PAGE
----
Editorial / Love in the time of hatred
Motherland in iambs
The Telegraph Diary
Letters to the editor

During the height of the Cold War, it was the belief of agent-runners that if the agent really hated the enemy then he was probably in love with him. This belief is worth recalling because it is often found that in politics, and in life, opposites tend to become like their other. Take the prevailing ideological opposition in West Bengal politics. If anybody in the state’s most powerful political party, the Communist Party of India (Marxist), is asked to name the CPI(M)’s principal enemy, the answer, ten times out of ten, will be Ms Mamata Banerjee, the leader of the Trinamool Congress. This hatred has gone so far that the former chief minister, Mr Jyoti Basu, in a characteristic gesture of dismissal, described the Trinamool Congress members as “loafers” who would not get any support from the people. Ms Banerjee, in her turn, sees the CPI(M) generally and Mr Basu specifically as the root of all that is evil in West Bengal. It would not be unfair to say that getting the CPI(M) out of the Writers’ Buildings is Ms Banerjee’s one point agenda. She believes that the good of West Bengal is premised on this. There are enough grounds to believe that on both sides the responses are exaggerated. Such extreme forms of rejection would have had substance if an ideological divide separated the CPI(M) and the Trinamool Congress. This is not the case.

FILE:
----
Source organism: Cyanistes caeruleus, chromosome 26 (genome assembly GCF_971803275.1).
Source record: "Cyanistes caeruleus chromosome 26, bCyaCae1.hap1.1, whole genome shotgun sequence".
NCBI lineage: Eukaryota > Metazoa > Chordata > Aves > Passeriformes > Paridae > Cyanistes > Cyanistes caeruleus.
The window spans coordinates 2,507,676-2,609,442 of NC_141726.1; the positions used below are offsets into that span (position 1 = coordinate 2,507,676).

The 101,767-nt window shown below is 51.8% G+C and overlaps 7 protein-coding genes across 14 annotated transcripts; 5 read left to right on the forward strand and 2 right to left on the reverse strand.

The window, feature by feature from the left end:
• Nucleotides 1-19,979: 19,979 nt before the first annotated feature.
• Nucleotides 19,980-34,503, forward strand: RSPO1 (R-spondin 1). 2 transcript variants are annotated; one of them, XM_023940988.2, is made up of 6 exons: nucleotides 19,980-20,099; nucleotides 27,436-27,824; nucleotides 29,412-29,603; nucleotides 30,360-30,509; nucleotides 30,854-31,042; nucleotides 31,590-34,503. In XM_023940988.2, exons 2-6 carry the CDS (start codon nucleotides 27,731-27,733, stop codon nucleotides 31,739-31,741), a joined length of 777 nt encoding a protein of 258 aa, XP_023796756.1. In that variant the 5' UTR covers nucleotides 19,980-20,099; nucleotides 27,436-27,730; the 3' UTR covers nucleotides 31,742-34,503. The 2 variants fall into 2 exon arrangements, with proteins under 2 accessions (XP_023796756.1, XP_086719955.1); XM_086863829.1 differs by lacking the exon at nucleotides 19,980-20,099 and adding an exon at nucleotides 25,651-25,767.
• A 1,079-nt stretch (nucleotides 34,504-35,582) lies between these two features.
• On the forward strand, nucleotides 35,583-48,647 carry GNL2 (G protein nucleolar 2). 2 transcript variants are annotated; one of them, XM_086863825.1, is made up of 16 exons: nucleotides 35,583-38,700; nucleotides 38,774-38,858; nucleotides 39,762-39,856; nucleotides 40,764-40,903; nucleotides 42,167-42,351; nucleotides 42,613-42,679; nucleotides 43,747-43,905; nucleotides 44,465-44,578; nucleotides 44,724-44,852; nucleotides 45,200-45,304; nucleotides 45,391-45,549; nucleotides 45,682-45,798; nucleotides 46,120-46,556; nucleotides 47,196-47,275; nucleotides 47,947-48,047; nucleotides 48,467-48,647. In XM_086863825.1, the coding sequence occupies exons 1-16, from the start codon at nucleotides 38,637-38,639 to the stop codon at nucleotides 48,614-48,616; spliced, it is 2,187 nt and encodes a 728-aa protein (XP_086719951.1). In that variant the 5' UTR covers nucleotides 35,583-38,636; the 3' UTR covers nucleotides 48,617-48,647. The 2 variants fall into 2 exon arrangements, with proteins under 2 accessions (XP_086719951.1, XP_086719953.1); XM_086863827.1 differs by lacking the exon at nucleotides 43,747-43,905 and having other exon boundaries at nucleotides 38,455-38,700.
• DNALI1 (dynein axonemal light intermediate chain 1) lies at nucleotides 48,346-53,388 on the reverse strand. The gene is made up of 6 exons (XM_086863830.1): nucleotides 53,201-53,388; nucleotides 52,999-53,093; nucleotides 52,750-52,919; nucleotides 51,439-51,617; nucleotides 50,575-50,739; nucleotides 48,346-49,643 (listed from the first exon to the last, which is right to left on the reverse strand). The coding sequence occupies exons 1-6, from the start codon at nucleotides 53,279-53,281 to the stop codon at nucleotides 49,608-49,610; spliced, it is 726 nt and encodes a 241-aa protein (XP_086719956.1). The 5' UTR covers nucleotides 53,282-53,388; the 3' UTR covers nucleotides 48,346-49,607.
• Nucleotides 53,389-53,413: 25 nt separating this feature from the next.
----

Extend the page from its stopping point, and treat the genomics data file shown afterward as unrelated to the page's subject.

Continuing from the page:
At first sight, this statement might raise a few eyebrows as the two political parties are identified in the public mind as sworn ideological opponents of each other. In politics, ideological orientations are to be judged not by the rhetoric of a political party, but in the position a party takes regarding matters of public policy. Ms Banerjee’s position on a few crucial issues of public policy is very clear as she is a Union cabinet minister. She is against the raising of passenger fares in the railways and she opposed the hike in prices of petroleum products. On both counts, she and the CPI(M) are on the same side. Both Ms Banerjee and the CPI(M) are against policies that contain even a hint of liberalization and the cutting of subsidies. Both parties, despite their vituperative attacks on each other, are advocates of policies which are openly populist. Both believe that the state exists to provide certain amenities and facilities to the people at below the cost price. It is the assumption that populist policies fetch votes and in the pursuit of power in a democracy, that is all that matters. The economy and the overall development are considered irrelevant for the unwavering desire to secure votes. This is a mode of thinking which is a throwback to socialism, to the days when socialism was the panacea to all ills. Today, it has an antiquated and unrealistic ring to it.